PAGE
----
To be honest, I am sickened by most of the comments and reactions I’ve been hearing on this matter, and I believe these memos are as bad for Muslims as they are for non-Muslims. I’ve lived and worked with Muslims my whole life and I never had any problem with them in regards to fasting and eating during Ramadan. I was never asked not to eat by any of them, and it rarely occurred to me that I shouldn’t be eating because I know that’s not how fasting works either for Muslims or Christians. I was at a brunch yesterday and those who were fasting just sat on an empty table and didn’t feel offended one single bit. Moreover, I would always make an effort and fast the whole day when I am invited to an Iftar at some friend’s house as it’s an interesting and fun experience to have. Souhour is quite special as well but I’ve tried it once or twice only.
What I’m trying to say is that we don’t need someone telling us what to do and where or when to eat. We don’t live in an Islamic or Christian Republic and most Lebanese are respectful when it comes to fasting and religion. It’s really as simple as that and these memos will only give us a headache now and in the future.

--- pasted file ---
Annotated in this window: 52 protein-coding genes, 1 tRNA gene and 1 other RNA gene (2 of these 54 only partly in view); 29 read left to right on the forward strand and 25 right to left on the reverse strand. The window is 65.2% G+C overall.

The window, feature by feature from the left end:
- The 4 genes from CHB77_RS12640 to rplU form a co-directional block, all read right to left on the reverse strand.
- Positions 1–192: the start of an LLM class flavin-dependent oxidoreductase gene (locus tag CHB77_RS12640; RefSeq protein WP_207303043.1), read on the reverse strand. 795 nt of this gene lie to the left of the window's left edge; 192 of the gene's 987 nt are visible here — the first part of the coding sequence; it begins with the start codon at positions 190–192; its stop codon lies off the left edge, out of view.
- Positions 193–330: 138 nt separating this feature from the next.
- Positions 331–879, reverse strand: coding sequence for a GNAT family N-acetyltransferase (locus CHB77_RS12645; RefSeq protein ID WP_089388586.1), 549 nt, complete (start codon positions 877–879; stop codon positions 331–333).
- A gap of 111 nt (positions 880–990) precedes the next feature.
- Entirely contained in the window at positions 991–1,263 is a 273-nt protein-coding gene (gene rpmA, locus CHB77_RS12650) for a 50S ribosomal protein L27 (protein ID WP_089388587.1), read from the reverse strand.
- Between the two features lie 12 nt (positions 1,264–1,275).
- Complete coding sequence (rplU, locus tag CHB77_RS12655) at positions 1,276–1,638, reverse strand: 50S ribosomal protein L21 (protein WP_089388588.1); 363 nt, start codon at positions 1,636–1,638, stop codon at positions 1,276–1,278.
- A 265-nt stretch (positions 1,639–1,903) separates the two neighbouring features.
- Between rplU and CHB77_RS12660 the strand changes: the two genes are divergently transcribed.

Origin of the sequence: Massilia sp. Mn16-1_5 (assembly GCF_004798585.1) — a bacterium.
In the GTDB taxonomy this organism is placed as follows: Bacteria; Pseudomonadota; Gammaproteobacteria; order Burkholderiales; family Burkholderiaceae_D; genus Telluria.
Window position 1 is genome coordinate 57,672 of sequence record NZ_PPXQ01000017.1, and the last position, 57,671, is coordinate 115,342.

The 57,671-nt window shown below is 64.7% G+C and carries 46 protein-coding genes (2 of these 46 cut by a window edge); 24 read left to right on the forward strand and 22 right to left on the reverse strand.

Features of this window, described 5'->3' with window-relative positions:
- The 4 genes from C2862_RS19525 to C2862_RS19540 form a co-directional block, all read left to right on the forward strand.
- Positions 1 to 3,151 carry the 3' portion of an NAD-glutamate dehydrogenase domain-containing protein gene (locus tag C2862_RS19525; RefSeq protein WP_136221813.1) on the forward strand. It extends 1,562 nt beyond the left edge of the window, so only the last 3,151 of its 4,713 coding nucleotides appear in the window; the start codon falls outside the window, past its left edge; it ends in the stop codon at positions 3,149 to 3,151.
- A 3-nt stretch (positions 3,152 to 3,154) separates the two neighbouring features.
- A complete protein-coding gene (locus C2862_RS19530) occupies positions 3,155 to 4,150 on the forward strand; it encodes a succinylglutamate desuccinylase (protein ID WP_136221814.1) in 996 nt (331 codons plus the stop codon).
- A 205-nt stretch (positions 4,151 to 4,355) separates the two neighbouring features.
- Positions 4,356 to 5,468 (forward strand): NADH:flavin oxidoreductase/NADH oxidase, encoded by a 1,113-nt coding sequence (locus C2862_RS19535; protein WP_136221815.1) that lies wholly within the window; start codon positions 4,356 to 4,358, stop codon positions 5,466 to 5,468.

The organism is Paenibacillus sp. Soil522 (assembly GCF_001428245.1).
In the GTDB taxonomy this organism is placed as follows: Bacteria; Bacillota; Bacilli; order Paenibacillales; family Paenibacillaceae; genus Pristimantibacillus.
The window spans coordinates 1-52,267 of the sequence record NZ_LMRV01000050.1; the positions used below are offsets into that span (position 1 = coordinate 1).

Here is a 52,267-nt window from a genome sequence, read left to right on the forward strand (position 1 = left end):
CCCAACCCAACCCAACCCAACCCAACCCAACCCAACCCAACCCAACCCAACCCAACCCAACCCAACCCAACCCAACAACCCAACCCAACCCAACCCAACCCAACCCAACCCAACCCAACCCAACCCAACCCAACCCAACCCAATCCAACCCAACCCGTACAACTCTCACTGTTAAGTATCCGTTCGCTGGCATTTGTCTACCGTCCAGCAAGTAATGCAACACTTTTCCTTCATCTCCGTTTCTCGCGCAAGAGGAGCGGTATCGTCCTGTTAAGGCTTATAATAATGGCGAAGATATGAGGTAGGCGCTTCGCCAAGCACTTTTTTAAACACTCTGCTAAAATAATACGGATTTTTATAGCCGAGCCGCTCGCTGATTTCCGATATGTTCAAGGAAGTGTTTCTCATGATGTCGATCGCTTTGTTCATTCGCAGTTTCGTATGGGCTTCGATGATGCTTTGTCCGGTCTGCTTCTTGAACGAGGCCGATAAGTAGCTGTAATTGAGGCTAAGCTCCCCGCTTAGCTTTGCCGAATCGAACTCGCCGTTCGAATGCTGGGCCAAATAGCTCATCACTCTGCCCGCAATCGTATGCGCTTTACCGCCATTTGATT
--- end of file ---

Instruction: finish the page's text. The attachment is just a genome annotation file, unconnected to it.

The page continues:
Three explosions have taken place ever since I started writing this blog post almost a week ago. I don’t know why the bombings are all of a sudden back but the summer season is ruined that’s for sure and more innocent civilians and brave security members are dying. The one thing that did not change is how Lebanese react after every bombing, and how quickly they forget and move along with their lives, as if they’ve gotten used to explosions and they’ve become part of their everyday life.
If we take for example yesterday’s suicide bombing at the Duroy hotel in Raouche, here are the typical reactions that we witness on all social media channels:
– Lebanese condemning the terrorist act and supporting the Lebanese Security Forces and Lebanese Army.
– Lebanese cursing this country and wanting to leave.
– Lebanese accusing KSA/Syria/Israel/Iran/US of the chaos in Lebanon.
– Lebanese accusing Hezbollah/Hariri of what’s happening.
– Lebanese asking for the army to rule.
– Lebanese posting cheesy patriotic songs and posters and calling for unity.
– Lebanese attacking each other politically.
– Lebanese posting cheesy religious posters with a cross and a crescent next to each other.
– Lebanese sharing gruesome pictures of the wounded and dead and not caring for their
– Lebanese posing for selfies wel infijar khalfi (yes this happened but I won’t post the picture because the user deleted it).
Two or three days after the bombing, most of these these people are back to going out normally, partying, posting #LiveLoveLebanon pictures, sharing selfies and hoping for a good summer. On the other hand, few of them would find this attitude unacceptable and start calling for demonstrations and sit-ins, as well as creating hashtags and online campaigns, just the #NotAMartyr campaign.